Every other month, it seems, cell phone manufacturers introduce new products that are more compact, offer more applications, and longer battery life than previous generations. Eager to purchase these products, many consumers now find that they have one or more obsolete cell phones in their homes or offices. While many web-based companies now allow consumers to mail in these products in exchange for cash, ecoATM (San Diego, CA, USA) has developed a more convenient method in the form of an automated recycling station.
“In the design of the eCycling Station, it was necessary to make the task of recycling as easy as possible for the consumer, and be able to pay them on the spot,” says Michael Librizzi, vice president of business development and co-founder of ecoATM.
In operation, the station prompts users through a touch-screen interface to place their cell phone into an inspection bin at the front of the machine. Before placing the cell phone in the inspection bin, however, a rectangular area within the bin is illuminated with a projected image to show the user where to place the device (see figure, part a).
a) Consumers can now recycle their cell phones at eCycling Stations from ecoATM by using a touch panel interface to place phones into an inspection bin at the front of the machine. b) The cell phone is then analyzed visually and electronically and a receipt for the value of the phone dispensed.
After placing the cell phone in this location, the bin is then closed and illuminated in both on- and off-axis configurations using banks of red LED panels placed on all sides of the bin. In this way, the optimal contrast can be achieved independent of which type of telephone has been placed in the bin.
After capturing monochrome images of the telephone with a scout camera from Basler (Ahrensburg, Germany; www.baslerweb.com), the data are transferred over a FireWire interface to a host computer, where data from the image are preprocessed, and features are extracted and processed by the PC Cure Pattern ID Toolkit Virtual Instrument Library (VIL) from Neural ID (San Mateo, CA, USA; neuralid.com).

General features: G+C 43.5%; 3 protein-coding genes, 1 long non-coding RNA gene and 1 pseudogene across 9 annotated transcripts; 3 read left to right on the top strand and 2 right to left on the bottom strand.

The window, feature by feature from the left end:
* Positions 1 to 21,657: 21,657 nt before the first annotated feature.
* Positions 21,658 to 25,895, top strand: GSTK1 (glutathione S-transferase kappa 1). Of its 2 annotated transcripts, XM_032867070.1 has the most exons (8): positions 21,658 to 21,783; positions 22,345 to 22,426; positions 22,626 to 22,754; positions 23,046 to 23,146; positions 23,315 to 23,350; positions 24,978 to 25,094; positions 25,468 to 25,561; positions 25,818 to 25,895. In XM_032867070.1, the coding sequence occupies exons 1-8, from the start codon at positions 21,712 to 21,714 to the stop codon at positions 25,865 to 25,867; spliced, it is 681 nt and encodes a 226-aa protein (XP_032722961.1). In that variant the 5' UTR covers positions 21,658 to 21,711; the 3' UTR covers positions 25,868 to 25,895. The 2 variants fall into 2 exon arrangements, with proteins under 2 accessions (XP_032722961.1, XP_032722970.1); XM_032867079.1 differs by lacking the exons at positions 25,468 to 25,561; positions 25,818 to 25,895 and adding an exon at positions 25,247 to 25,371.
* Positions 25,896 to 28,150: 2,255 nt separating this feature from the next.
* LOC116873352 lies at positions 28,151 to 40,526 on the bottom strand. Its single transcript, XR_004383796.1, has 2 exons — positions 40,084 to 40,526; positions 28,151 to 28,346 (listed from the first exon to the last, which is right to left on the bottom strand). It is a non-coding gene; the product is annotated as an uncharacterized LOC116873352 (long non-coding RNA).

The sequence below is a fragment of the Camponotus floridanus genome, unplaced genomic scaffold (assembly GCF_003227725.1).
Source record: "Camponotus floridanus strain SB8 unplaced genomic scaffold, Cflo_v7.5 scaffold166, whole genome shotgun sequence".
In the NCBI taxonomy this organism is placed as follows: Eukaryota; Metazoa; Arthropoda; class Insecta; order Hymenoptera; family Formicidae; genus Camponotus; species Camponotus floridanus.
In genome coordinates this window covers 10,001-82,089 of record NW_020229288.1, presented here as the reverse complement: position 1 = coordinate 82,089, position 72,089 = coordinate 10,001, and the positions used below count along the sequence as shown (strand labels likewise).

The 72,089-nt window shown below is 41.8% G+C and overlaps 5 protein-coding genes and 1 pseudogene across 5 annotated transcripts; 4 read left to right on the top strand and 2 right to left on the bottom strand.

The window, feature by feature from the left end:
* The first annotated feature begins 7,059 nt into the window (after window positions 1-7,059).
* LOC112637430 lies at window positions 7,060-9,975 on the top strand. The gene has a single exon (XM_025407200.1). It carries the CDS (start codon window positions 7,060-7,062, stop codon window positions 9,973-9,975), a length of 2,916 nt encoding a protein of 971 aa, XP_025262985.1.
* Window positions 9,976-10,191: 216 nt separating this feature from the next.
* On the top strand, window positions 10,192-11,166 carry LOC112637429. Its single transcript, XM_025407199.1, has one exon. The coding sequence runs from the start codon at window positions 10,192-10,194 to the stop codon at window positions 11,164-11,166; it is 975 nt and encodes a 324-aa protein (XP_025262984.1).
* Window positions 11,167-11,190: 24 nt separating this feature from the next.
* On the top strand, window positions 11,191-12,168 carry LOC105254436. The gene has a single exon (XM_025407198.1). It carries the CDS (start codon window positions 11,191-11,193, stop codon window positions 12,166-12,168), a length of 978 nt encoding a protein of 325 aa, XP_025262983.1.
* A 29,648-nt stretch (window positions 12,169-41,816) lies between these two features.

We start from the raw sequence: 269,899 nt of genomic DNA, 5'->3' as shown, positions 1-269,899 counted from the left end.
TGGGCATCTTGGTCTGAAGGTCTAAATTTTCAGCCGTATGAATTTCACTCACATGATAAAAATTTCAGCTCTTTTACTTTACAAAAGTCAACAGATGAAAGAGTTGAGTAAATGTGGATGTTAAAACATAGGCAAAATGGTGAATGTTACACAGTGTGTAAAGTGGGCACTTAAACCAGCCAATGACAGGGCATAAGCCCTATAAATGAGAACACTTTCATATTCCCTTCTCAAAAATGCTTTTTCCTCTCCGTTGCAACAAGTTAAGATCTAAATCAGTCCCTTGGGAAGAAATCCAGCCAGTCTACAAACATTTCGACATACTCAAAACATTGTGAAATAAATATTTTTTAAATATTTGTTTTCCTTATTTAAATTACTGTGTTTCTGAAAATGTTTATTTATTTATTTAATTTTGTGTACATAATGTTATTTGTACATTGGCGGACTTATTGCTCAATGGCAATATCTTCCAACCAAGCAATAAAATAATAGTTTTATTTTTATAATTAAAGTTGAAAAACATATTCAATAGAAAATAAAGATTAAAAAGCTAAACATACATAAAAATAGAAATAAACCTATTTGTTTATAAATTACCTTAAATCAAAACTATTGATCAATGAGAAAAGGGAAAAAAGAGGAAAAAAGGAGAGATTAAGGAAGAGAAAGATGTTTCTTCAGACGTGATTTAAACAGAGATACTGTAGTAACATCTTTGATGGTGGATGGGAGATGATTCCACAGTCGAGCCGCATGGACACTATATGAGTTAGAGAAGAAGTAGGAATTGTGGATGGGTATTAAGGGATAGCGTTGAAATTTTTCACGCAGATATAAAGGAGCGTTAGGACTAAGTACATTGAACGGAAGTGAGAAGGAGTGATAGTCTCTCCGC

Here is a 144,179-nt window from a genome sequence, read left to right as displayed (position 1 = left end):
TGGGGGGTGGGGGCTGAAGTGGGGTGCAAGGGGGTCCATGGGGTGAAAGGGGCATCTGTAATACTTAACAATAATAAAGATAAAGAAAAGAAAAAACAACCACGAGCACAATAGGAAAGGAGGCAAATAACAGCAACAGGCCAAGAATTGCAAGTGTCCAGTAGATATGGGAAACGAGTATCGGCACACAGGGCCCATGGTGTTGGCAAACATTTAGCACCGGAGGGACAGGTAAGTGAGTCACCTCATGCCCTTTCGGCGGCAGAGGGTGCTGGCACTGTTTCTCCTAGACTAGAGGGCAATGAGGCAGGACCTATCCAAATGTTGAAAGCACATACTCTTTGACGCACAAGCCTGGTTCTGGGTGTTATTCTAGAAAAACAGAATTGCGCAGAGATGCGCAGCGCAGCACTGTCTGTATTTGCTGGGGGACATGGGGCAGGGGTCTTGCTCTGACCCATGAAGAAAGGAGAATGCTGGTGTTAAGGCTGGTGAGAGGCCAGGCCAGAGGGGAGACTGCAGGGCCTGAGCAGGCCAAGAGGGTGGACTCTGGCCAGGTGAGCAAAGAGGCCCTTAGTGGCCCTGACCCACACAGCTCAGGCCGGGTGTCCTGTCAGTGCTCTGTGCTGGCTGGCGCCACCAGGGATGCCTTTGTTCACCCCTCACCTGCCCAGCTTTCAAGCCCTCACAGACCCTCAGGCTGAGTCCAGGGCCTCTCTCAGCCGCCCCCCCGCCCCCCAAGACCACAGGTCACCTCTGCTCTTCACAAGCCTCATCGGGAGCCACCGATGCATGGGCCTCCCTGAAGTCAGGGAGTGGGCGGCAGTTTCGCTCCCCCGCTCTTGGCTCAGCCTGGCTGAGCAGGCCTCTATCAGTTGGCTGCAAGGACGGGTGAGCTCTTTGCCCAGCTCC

Neural network-based software allows extracted features to be rapidly compared with features from images of the more than 4000 different varieties of cell phones stored in the system’s database. In this way, the type of telephone and its interface can be made.
In addition to determining which type of telephone is present, the system also analyzes the image of the phone for any damage such as scratches, nicks, or missing keys and grades its appearance in eight different classes.
To allow the user to erase any stored data, the eCycling Station must present the consumer with a cable to connect to the telephone. “In the over 4000 different types of telephones that the system can process, more than 95% of valuable phones use just 20 different connector types,” says Librizzi. To present the user with the correct type, 20 different cables are arranged across an x-y positioning system equipped with a motorized actuator.
After the system determines which telephone is present and which connector must be used, data are transferred from the PC that moves the x-y positioning system to the correct position. The motorized actuator then plunges the cable into the inspection bin for the consumer to connect to the telephone. The system then performs an electrical test on the telephone and presents the user with an option to sell the telephone at a specific price.
To determine the value of the phone, a second networked PC stores pricing data based on the type and quality of the unit. The data are updated from a central database by potential purchasers of the phone. After accepting the price offered by the eCycling Station, any data are erased and the cable is withdrawn from the inspection bin, effectively disconnecting the telephone. The bin is then rotated and the cell phone stored in the recycling station for later retrieval. A video showing how the user interacts with the station can be seen at http://bit.ly/b18Ooh.
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